A new way to measure college graduation rates

Part-timers, transfers and returning students aren't counted in official graduation rates. A change by the Department of Education could add them to the mix.

Kai Ryssdal: College acceptances have been coming in the past couple of weeks, which means now might be a good time to start asking a couple of follow-up questions. Like how big is my financial aid package going to be? Or how successful is a given school at actually producing graduates?

Community colleges have taken a lot of heat on that last one lately, but they may be getting a break. The Department of Education says its going to change the way it measures success.

From the Marketplace Education Desk at WYPR in Baltimore, Amy Scott reports.


Amy Scott: The official graduation rate at Community College of Baltimore County is 9 percent.

Scott: And do you feel that that accurately reflects what you’re doing there?

Sandra Kurtinitis: No.

Sandra Kurtinitis is president of the college. She says that rate only counts full-time students going to college for the first time. Not part-time and returning students, or those who transfer to four-year colleges -- one of the big reasons people go to community college.

Kurtinitis: It’s an arcane formula that really has very little relevance to the mission of the community college.

The Department of Education said yesterday it’s looking at counting a broader group of students. Wayne Burton helped advise the department. He’s president of North Shore Community College in Danvers, Mass. Burton says the change could attract more students, and more support from states that often tie funding to graduation rates.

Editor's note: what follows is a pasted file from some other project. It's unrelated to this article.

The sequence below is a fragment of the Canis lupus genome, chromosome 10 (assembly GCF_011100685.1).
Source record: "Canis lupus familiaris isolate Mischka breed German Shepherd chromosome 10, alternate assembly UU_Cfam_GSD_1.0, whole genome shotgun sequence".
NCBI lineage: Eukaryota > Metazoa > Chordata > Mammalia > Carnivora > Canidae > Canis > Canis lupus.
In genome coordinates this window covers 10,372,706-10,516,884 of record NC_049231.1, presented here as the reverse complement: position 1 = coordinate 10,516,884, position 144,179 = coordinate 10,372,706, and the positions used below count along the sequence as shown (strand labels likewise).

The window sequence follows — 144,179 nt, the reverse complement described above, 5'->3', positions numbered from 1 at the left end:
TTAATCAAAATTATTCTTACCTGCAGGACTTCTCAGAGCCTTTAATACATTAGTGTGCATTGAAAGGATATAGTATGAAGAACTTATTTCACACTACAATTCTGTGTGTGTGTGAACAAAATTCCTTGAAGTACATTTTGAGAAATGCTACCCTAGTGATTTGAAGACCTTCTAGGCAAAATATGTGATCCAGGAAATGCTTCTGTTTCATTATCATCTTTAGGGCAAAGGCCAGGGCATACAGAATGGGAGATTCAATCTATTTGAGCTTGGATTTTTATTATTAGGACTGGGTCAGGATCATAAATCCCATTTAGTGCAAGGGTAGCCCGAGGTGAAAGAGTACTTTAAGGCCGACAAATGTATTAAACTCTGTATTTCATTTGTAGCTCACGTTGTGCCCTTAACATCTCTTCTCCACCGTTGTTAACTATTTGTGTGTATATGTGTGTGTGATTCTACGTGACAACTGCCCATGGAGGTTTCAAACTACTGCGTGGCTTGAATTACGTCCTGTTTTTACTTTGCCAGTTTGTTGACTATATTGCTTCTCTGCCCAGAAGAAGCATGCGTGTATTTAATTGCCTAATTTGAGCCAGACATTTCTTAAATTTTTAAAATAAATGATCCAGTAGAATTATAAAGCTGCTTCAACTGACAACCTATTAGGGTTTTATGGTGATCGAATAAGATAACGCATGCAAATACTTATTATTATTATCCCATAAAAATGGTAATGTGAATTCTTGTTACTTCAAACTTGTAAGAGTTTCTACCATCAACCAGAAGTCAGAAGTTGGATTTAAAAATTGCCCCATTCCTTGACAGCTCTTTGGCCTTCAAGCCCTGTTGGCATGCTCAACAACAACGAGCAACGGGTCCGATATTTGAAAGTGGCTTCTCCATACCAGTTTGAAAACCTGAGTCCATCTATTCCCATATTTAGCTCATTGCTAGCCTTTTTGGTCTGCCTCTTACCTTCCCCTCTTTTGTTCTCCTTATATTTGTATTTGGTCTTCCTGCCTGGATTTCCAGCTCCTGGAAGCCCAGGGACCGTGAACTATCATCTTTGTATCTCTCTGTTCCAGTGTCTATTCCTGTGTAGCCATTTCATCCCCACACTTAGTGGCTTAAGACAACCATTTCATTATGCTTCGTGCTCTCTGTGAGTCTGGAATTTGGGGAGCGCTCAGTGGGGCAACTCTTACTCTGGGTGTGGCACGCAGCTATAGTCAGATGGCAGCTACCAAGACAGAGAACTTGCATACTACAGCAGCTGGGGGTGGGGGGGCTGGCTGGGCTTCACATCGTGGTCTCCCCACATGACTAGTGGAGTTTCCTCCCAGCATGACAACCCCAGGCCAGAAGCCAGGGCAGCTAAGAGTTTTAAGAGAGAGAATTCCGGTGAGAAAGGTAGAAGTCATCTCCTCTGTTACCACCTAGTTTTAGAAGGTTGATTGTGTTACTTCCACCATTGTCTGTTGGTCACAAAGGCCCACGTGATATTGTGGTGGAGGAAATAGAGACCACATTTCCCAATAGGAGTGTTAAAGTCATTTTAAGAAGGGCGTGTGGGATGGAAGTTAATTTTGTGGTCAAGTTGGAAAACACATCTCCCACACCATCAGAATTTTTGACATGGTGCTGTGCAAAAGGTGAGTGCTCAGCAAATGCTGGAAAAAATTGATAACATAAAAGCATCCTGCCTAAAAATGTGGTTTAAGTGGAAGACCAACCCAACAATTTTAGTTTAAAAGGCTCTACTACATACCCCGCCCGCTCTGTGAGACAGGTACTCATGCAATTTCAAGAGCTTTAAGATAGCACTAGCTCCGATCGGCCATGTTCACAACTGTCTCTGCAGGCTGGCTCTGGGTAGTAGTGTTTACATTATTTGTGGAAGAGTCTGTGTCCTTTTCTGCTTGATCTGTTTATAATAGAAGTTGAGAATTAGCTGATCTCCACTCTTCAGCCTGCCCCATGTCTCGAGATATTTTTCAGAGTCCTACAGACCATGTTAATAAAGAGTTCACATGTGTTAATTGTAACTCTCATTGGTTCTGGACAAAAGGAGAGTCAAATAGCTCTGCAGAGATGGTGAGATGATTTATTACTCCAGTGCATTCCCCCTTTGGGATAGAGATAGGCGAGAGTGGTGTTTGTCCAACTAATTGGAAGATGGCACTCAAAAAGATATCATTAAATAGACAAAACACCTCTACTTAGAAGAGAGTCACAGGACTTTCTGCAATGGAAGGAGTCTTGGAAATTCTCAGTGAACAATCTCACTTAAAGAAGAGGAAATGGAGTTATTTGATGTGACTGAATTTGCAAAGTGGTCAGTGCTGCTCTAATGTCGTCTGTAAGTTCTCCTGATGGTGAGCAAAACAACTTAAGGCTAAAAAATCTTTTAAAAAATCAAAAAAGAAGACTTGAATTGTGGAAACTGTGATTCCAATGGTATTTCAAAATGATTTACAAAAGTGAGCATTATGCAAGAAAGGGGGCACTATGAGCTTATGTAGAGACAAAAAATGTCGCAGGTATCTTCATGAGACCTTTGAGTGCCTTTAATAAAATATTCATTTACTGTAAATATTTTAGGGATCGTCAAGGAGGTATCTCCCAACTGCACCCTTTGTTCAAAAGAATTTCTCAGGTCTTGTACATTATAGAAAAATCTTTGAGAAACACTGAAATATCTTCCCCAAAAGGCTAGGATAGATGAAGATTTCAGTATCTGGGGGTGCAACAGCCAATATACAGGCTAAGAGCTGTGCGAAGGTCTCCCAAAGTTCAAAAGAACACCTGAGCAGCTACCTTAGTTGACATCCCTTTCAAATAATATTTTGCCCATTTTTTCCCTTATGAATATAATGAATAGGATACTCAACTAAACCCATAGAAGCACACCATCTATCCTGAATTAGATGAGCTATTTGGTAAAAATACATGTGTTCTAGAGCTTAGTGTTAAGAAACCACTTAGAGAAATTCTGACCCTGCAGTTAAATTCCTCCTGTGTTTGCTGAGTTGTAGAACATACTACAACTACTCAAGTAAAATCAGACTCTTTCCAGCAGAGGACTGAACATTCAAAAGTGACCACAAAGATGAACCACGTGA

Wayne Burton: We hope that once we’ve shown how valuable we are, then public policy will shift and actually resources will come our way.

For-profit colleges also like the change. At the University of Phoenix online, 5 percent of first-time, full-time students get a bachelor’s in six years. Spokesman Rick Castellano says of all students, 31 percent finish in that time.

Rick Castellano: Still that number needs to improve and we’re committed to doing that. But it’s above and beyond the current Department of Education calculation.

Counting part-time students could backfire at some schools. In a recent report, the group Complete College America found that -- even with more time -- part-time students rarely graduate.

In Baltimore, I’m Amy Scott for Marketplace.

About the author

Amy Scott is Marketplace’s education correspondent covering the K-12 and higher education beats, as well as general business and economic stories.

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